Bone D ry by Marcy, Rouses Creative irector
EXTRA! EXTRA! Mississippi was the first state to approve the 18 th amendment and the last one to repeal it. This story appeared in the Mobile Press Register the day after the law was appealed. Biloxi, Miss., July 28 (AP)—Police cruisers, sirens screaming and lights flashing, escorted the big truck into Biloxi. The van sped to the plush Broadwater Beach Hotel. The crowd of onlookers cheered when the truck’s rear doors were opened, revealing 77 cases. They were carried into the hotel by waiters. Louis Cobb opened one, took out a bottle of Scotch whiskey. He poured some into a glass with ice, added a dash of soda, and handed it to T.M. Dorsett, the hotel manager. “Ahh,” said Dorsett, lifting the glass. As Dorsett downed the drink in the glare of a floodlight, Mayor Dan Guice and other officials snipped a tricolor ribbon stretched across the entrance to the lounge. There were more cheers. It was 6:55 last night. Drinking on the Mississippi Gulf Coast isn’t uncommon. But Dorsette’s tippling has special significance. It was the first legal drink of whiskey poured in Mississippi after 58 years of Prohibition, which really never did work. The Gulf Coast, particularly, never paid any attention to Prohibition. A score of more rushed into the Broadwater’s lounge when the ribbon was severed by the mayor and County Supervisors Laz Quave. “It’s on the house,” cried Dorsett. And it was until three cases were consumed. Then the cash register began to ring. “It still tastes the same,” said one drinker. “But somehow it seems better because it’s legal.”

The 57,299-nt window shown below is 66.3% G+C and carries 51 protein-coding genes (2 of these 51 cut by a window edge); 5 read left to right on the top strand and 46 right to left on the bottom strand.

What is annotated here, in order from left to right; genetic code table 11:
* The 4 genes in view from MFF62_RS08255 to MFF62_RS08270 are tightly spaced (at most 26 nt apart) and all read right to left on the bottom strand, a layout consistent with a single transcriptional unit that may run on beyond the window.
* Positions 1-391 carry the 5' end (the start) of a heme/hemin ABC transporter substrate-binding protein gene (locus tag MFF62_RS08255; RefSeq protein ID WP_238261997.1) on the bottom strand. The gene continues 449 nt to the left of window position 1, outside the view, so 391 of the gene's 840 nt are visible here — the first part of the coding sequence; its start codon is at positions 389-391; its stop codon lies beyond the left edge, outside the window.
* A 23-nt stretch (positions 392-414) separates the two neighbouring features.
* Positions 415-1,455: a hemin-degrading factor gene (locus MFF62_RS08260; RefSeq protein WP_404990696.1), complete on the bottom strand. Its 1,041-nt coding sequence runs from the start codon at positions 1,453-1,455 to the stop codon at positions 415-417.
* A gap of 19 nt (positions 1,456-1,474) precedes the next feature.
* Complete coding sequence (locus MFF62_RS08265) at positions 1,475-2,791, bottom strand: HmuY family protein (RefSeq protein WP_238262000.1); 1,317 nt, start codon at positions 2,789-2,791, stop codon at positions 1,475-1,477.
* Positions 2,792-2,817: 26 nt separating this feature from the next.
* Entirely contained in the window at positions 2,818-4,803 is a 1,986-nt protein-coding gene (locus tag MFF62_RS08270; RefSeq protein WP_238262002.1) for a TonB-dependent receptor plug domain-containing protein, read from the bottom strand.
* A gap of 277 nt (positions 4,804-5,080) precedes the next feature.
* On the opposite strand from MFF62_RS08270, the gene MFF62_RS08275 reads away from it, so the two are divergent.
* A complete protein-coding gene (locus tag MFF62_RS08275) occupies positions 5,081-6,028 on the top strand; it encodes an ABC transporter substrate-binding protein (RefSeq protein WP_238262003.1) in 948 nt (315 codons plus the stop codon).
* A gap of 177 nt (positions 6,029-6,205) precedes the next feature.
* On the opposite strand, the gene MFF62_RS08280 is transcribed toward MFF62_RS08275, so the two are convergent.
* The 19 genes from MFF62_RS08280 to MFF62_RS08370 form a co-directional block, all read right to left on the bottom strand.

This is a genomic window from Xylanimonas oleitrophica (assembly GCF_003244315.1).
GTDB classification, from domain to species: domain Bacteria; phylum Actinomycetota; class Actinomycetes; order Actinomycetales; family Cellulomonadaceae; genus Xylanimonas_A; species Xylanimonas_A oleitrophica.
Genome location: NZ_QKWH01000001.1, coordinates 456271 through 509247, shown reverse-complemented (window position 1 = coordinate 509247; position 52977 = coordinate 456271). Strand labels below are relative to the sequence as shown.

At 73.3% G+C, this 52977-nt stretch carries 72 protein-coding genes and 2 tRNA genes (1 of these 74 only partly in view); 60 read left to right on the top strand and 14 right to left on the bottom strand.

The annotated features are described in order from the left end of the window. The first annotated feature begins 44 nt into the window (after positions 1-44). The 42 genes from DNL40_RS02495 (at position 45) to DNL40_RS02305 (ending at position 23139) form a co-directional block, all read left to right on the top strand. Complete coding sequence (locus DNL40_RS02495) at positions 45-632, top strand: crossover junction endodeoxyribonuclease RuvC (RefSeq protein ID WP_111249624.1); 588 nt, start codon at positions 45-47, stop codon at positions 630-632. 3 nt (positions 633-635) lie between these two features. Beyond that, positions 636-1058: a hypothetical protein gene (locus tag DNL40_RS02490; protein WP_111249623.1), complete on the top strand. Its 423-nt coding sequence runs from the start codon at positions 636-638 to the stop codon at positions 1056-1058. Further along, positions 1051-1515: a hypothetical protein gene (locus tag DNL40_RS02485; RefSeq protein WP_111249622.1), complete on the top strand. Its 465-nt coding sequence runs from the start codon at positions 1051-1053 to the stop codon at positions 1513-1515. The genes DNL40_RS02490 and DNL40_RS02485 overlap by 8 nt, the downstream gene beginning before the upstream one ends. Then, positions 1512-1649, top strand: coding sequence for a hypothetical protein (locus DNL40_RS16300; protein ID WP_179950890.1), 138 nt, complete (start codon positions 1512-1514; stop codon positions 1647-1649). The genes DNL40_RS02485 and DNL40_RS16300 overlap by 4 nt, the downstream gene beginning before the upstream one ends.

I n 1907, as the first seeds of Prohibition began to take root, Mobile Mayor Patrick J. Lyons organized a delegation of prominent local citizens to lobby the Alabama Legislature to oppose a statewide Prohibition bill. Lyons, a brewery owner, had an especially vested interest in the mission, but he was hardly the bill’s most vocal opponent. N.J. McDermott, president of the Bank of Mobile, threatened Mobile County legislatures. “Unless anti- prohibitionists win,” McDermott wrote, “please give notice that Mobile is prepared to secede from the State of Alabama.” The delegation and McDermott were ultimately unsuccessful, and Alabama went cold turkey five full years before the rest of the nation when its legislature passed the “bone dry” law. Statewide Prohibition, even national Prohibition, didn’t stop the flow of booze into Alabama; sales and consumption just went underground. Mobile’s port made smuggling easy, and the state’s caves made easy hiding places. Underground tunnels were built, and bars and restaurants became speakeasies. Most people turned a blind eye to the blind tigers (disguised liquors shops), but not the feds. In 1920, the first year of Prohibition, Alabama led the country in the number of illegal moonshine stills exposed by the government. And in November 1923, federal agents netted 23 people and $100,000 worth of scotch, cognac and champagne in a raid of warehouses, offices and underground liquor shops. Further efforts to enforce Prohibition led to alcohol-related corruption and violence, police shootings, court battles and indictments against some of the city’s most prominent citizens. The US would repeal Prohibition in 1933, but most of Alabama would remain dry until 1937. Some counties and cities held out longer. Ashland and Lineville, the last remaining cities in opposition, threw out Prohibition in March of this year. Over two-dozen counties in neighboring Mississippi remain mostly dry. Sources include the Mobile-Press Register, Birmingham News and AL.com. To learn more visit AL.com. [ABOVE PHOTO] Norman Dean / Birmingham News / AL.com. For more historic photos, visit topics.al.com/tag/vintage.
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